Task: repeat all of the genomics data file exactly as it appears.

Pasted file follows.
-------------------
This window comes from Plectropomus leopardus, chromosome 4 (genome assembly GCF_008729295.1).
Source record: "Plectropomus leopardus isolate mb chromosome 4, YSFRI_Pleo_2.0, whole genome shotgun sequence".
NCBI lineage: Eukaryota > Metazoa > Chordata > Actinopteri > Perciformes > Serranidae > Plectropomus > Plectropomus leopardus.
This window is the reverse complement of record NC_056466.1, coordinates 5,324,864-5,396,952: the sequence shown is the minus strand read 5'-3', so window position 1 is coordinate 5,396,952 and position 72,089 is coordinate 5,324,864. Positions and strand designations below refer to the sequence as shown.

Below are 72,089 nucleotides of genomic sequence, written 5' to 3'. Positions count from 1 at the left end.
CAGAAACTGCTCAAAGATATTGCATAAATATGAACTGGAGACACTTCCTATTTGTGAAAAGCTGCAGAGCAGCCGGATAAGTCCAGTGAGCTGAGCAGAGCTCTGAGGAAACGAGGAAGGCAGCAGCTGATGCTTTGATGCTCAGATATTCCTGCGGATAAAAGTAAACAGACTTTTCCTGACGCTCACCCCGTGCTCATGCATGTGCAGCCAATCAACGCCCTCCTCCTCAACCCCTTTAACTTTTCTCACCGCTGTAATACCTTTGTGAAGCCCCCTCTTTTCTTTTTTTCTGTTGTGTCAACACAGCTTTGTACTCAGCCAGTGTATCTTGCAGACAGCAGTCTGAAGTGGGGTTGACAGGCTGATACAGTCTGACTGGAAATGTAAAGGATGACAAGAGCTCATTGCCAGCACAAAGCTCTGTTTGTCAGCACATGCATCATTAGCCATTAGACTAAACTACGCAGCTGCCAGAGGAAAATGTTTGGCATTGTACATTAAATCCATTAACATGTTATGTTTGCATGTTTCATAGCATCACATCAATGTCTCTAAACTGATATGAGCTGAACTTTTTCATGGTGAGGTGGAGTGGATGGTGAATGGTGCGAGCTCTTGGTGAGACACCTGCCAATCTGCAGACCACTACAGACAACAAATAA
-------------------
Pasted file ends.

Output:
This window comes from Plectropomus leopardus, chromosome 4 (genome assembly GCF_008729295.1).
Source record: "Plectropomus leopardus isolate mb chromosome 4, YSFRI_Pleo_2.0, whole genome shotgun sequence".
NCBI lineage: Eukaryota > Metazoa > Chordata > Actinopteri > Perciformes > Serranidae > Plectropomus > Plectropomus leopardus.
This window is the reverse complement of record NC_056466.1, coordinates 5,324,864-5,396,952: the sequence shown is the minus strand read 5'-3', so window position 1 is coordinate 5,396,952 and position 72,089 is coordinate 5,324,864. Positions and strand designations below refer to the sequence as shown.

Below are 72,089 nucleotides of genomic sequence, written 5' to 3'. Positions count from 1 at the left end.
CAGAAACTGCTCAAAGATATTGCATAAATATGAACTGGAGACACTTCCTATTTGTGAAAAGCTGCAGAGCAGCCGGATAAGTCCAGTGAGCTGAGCAGAGCTCTGAGGAAACGAGGAAGGCAGCAGCTGATGCTTTGATGCTCAGATATTCCTGCGGATAAAAGTAAACAGACTTTTCCTGACGCTCACCCCGTGCTCATGCATGTGCAGCCAATCAACGCCCTCCTCCTCAACCCCTTTAACTTTTCTCACCGCTGTAATACCTTTGTGAAGCCCCCTCTTTTCTTTTTTTCTGTTGTGTCAACACAGCTTTGTACTCAGCCAGTGTATCTTGCAGACAGCAGTCTGAAGTGGGGTTGACAGGCTGATACAGTCTGACTGGAAATGTAAAGGATGACAAGAGCTCATTGCCAGCACAAAGCTCTGTTTGTCAGCACATGCATCATTAGCCATTAGACTAAACTACGCAGCTGCCAGAGGAAAATGTTTGGCATTGTACATTAAATCCATTAACATGTTATGTTTGCATGTTTCATAGCATCACATCAATGTCTCTAAACTGATATGAGCTGAACTTTTTCATGGTGAGGTGGAGTGGATGGTGAATGGTGCGAGCTCTTGGTGAGACACCTGCCAATCTGCAGACCACTACAGACAACAAATAA